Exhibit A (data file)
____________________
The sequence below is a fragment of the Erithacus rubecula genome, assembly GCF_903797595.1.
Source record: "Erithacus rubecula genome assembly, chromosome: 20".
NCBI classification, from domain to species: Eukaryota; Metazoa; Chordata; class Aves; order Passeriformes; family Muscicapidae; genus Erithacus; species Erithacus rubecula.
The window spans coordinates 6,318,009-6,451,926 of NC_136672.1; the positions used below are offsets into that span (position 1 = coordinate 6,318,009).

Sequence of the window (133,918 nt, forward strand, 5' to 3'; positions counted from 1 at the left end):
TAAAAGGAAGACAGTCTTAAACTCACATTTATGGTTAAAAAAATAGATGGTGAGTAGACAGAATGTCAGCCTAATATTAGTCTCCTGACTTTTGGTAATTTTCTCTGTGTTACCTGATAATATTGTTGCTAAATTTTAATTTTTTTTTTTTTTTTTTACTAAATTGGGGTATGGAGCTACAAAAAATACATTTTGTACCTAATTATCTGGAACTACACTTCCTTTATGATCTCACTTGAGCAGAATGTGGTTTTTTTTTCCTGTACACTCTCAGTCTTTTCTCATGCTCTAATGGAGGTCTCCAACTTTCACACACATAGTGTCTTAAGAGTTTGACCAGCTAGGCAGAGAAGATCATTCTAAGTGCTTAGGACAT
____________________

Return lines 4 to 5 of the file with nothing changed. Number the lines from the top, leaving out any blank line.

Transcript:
The window spans coordinates 6,318,009-6,451,926 of NC_136672.1; the positions used below are offsets into that span (position 1 = coordinate 6,318,009).

Sequence of the window (133,918 nt, forward strand, 5' to 3'; positions counted from 1 at the left end):